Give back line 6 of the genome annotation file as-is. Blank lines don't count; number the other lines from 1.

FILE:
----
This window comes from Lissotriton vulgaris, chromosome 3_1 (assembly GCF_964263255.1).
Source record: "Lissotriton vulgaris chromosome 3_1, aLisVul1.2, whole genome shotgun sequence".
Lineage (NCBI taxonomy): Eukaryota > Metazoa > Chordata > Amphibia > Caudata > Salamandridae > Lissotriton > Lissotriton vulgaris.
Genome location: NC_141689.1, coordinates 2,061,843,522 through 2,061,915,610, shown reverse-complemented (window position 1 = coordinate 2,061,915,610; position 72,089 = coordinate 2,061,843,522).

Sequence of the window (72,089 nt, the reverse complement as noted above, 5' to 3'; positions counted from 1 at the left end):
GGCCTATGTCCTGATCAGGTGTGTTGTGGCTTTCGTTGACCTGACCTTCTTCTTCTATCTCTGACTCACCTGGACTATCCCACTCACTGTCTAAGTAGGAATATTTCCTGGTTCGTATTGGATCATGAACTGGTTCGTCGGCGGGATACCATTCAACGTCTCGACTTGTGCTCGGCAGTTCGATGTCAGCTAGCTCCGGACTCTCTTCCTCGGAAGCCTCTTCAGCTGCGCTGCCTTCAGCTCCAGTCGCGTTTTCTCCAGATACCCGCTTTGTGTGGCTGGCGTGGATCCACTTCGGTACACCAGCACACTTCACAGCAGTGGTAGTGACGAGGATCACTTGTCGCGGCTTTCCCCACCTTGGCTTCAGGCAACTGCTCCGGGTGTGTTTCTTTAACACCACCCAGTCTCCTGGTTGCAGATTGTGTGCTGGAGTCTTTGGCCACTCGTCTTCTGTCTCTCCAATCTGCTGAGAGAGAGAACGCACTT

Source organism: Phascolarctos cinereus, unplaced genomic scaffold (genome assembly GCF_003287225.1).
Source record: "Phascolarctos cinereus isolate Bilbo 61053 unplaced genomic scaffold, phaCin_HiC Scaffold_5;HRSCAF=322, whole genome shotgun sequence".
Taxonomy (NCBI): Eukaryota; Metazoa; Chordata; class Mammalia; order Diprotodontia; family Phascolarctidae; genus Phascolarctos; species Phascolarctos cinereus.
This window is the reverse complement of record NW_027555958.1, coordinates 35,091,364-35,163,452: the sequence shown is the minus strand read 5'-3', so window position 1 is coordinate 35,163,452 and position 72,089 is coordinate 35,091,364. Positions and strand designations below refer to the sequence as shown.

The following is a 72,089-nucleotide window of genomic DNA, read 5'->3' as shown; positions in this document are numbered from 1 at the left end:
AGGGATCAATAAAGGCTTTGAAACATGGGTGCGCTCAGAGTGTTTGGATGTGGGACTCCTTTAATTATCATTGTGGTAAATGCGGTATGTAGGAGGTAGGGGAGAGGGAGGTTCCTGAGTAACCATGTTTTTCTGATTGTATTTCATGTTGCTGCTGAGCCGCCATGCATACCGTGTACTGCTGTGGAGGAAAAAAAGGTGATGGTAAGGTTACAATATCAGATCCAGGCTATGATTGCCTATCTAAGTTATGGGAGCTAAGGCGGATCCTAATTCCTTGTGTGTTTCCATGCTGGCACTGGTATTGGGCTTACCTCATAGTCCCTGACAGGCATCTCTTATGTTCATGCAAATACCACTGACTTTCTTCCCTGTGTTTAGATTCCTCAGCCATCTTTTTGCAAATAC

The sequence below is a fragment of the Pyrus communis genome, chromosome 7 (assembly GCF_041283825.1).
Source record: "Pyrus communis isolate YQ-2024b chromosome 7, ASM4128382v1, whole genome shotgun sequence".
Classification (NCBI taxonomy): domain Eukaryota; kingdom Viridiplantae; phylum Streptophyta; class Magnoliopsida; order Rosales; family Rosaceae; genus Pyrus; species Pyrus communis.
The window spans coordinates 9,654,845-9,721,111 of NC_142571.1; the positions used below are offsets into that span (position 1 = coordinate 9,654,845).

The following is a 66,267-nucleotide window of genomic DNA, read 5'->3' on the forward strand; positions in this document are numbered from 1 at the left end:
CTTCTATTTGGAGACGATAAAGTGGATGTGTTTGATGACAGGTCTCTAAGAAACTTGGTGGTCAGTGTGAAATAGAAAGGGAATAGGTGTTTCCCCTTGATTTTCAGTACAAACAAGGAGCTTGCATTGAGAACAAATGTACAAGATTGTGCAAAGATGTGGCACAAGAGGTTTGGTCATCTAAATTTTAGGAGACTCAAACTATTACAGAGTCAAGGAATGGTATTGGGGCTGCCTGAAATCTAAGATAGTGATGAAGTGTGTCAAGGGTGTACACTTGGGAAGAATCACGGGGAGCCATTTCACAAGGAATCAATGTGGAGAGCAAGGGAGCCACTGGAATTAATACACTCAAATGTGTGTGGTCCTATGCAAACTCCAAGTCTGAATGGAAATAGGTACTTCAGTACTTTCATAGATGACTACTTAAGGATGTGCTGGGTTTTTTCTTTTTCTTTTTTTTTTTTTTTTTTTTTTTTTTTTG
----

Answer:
GGCCTATGTCCTGATCAGGTGTGTTGTGGCTTTCGTTGACCTGACCTTCTTCTTCTATCTCTGACTCACCTGGACTATCCCACTCACTGTCTAAGTAGGAATATTTCCTGGTTCGTATTGGATCATGAACTGGTTCGTCGGCGGGATACCATTCAACGTCTCGACTTGTGCTCGGCAGTTCGATGTCAGCTAGCTCCGGACTCTCTTCCTCGGAAGCCTCTTCAGCTGCGCTGCCTTCAGCTCCAGTCGCGTTTTCTCCAGATACCCGCTTTGTGTGGCTGGCGTGGATCCACTTCGGTACACCAGCACACTTCACAGCAGTGGTAGTGACGAGGATCACTTGTCGCGGCTTTCCCCACCTTGGCTTCAGGCAACTGCTCCGGGTGTGTTTCTTTAACACCACCCAGTCTCCTGGTTGCAGATTGTGTGCTGGAGTCTTTGGCCACTCGTCTTCTGTCTCTCCAATCTGCTGAGAGAGAGAACGCACTT